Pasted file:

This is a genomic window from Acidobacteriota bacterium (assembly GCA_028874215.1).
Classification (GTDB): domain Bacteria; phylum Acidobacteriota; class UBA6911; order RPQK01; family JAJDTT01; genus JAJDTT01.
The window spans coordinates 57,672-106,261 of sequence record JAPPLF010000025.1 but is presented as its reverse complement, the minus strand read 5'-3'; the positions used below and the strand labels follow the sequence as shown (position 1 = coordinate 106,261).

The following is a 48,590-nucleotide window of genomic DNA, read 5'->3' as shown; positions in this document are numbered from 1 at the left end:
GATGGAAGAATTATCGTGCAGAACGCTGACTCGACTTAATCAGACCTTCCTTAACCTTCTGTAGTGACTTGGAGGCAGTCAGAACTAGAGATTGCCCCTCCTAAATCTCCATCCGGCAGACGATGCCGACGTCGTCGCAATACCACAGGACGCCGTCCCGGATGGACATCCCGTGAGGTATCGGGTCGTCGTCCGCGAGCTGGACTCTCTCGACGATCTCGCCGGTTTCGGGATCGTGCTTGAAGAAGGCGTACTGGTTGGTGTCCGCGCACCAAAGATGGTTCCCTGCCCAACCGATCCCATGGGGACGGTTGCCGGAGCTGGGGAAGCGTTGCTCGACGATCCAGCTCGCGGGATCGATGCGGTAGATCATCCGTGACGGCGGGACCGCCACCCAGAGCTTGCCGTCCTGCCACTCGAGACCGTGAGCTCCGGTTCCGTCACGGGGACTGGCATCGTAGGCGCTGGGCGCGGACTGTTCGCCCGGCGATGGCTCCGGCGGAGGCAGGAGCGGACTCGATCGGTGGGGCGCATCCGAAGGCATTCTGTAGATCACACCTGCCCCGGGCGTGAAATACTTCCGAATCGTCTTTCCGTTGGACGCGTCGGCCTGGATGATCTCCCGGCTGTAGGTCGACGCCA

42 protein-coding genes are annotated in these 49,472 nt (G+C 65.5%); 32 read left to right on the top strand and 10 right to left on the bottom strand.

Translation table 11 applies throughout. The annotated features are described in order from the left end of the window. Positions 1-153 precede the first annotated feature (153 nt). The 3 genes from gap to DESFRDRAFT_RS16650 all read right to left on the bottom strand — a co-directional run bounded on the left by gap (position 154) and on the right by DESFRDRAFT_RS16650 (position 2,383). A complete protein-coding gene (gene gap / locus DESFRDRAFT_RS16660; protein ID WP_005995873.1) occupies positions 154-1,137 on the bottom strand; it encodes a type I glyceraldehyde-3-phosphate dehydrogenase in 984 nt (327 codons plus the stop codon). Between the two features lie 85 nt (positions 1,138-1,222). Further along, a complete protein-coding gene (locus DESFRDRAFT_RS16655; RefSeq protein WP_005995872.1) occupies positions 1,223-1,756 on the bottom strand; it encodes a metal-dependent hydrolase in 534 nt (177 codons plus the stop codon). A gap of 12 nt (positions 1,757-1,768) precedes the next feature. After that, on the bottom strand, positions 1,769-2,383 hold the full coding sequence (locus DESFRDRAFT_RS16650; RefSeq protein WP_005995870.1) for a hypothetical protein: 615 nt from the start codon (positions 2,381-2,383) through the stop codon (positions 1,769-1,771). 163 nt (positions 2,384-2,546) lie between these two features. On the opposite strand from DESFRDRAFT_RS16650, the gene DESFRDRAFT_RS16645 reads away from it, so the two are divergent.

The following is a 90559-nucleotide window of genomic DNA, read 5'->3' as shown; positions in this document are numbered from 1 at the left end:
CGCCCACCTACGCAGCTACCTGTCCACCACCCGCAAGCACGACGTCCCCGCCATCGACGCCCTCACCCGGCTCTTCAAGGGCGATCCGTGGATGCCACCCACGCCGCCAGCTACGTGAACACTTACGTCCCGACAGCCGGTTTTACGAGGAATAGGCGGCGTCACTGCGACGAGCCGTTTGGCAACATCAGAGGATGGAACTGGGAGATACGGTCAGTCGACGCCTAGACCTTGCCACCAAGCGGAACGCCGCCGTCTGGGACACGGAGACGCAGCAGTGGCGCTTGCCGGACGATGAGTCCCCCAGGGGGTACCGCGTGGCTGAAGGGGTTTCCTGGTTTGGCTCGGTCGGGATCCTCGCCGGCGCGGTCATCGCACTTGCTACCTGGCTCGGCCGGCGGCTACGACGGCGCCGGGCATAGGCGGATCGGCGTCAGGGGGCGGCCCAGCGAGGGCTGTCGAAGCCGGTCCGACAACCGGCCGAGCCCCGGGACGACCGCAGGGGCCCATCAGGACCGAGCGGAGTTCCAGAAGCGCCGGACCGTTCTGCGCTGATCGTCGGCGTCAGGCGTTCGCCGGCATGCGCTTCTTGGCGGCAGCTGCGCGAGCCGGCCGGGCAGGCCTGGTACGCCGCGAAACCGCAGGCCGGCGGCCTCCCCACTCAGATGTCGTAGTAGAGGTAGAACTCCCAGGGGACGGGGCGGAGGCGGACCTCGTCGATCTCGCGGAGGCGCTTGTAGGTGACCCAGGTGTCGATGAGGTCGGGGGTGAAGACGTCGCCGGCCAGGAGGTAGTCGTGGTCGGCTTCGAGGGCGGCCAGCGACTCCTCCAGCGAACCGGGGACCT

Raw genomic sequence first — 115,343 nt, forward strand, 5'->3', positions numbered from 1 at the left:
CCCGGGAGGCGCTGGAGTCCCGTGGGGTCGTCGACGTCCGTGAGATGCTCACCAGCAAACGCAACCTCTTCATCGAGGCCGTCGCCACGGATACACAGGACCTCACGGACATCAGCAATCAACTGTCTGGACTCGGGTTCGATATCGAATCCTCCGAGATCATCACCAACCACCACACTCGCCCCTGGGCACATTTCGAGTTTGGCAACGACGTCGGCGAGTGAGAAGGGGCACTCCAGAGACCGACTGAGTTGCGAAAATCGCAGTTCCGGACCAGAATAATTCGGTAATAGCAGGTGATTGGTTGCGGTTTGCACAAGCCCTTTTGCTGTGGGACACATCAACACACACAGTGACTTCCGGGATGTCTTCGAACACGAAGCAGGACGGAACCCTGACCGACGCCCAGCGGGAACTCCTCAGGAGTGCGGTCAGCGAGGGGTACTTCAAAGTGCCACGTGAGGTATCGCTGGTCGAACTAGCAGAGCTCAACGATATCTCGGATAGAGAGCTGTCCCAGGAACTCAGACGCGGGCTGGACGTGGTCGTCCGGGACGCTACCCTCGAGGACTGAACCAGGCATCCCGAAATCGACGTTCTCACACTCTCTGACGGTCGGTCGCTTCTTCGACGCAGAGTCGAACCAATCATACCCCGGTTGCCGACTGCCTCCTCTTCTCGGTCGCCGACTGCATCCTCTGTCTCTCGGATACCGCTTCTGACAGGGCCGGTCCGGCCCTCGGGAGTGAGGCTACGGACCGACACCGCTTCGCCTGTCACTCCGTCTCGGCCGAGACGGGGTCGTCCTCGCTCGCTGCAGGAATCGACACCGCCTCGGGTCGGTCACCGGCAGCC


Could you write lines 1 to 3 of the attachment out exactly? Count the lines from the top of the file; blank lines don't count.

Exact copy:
This is a genomic window from Acidobacteriota bacterium (assembly GCA_028874215.1).
Classification (GTDB): domain Bacteria; phylum Acidobacteriota; class UBA6911; order RPQK01; family JAJDTT01; genus JAJDTT01.
The window spans coordinates 57,672-106,261 of sequence record JAPPLF010000025.1 but is presented as its reverse complement, the minus strand read 5'-3'; the positions used below and the strand labels follow the sequence as shown (position 1 = coordinate 106,261).